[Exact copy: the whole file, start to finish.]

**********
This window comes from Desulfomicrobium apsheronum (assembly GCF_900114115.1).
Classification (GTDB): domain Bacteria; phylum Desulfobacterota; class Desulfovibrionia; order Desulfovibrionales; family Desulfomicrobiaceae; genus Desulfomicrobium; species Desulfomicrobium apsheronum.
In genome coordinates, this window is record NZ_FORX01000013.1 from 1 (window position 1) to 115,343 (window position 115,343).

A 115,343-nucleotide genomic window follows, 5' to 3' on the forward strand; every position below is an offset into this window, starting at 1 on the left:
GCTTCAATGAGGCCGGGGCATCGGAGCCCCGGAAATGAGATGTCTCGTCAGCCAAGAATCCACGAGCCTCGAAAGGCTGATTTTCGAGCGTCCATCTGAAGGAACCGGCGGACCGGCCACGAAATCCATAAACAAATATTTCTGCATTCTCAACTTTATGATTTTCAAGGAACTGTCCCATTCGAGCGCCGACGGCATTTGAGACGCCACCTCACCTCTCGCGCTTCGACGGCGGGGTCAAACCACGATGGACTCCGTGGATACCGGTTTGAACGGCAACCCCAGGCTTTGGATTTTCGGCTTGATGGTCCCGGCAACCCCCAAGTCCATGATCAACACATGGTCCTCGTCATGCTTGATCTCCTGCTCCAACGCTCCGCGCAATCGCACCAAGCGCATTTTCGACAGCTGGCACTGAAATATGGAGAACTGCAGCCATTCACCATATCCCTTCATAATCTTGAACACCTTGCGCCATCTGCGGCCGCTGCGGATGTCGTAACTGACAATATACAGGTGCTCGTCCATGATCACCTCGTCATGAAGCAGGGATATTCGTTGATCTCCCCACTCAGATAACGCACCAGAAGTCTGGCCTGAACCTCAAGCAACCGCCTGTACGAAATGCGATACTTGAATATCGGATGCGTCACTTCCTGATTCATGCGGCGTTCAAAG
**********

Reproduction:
This window comes from Desulfomicrobium apsheronum (assembly GCF_900114115.1).
Classification (GTDB): domain Bacteria; phylum Desulfobacterota; class Desulfovibrionia; order Desulfovibrionales; family Desulfomicrobiaceae; genus Desulfomicrobium; species Desulfomicrobium apsheronum.
In genome coordinates, this window is record NZ_FORX01000013.1 from 1 (window position 1) to 115,343 (window position 115,343).

A 115,343-nucleotide genomic window follows, 5' to 3' on the forward strand; every position below is an offset into this window, starting at 1 on the left:
GCTTCAATGAGGCCGGGGCATCGGAGCCCCGGAAATGAGATGTCTCGTCAGCCAAGAATCCACGAGCCTCGAAAGGCTGATTTTCGAGCGTCCATCTGAAGGAACCGGCGGACCGGCCACGAAATCCATAAACAAATATTTCTGCATTCTCAACTTTATGATTTTCAAGGAACTGTCCCATTCGAGCGCCGACGGCATTTGAGACGCCACCTCACCTCTCGCGCTTCGACGGCGGGGTCAAACCACGATGGACTCCGTGGATACCGGTTTGAACGGCAACCCCAGGCTTTGGATTTTCGGCTTGATGGTCCCGGCAACCCCCAAGTCCATGATCAACACATGGTCCTCGTCATGCTTGATCTCCTGCTCCAACGCTCCGCGCAATCGCACCAAGCGCATTTTCGACAGCTGGCACTGAAATATGGAGAACTGCAGCCATTCACCATATCCCTTCATAATCTTGAACACCTTGCGCCATCTGCGGCCGCTGCGGATGTCGTAACTGACAATATACAGGTGCTCGTCCATGATCACCTCGTCATGAAGCAGGGATATTCGTTGATCTCCCCACTCAGATAACGCACCAGAAGTCTGGCCTGAACCTCAAGCAACCGCCTGTACGAAATGCGATACTTGAATATCGGATGCGTCACTTCCTGATTCATGCGGCGTTCAAAG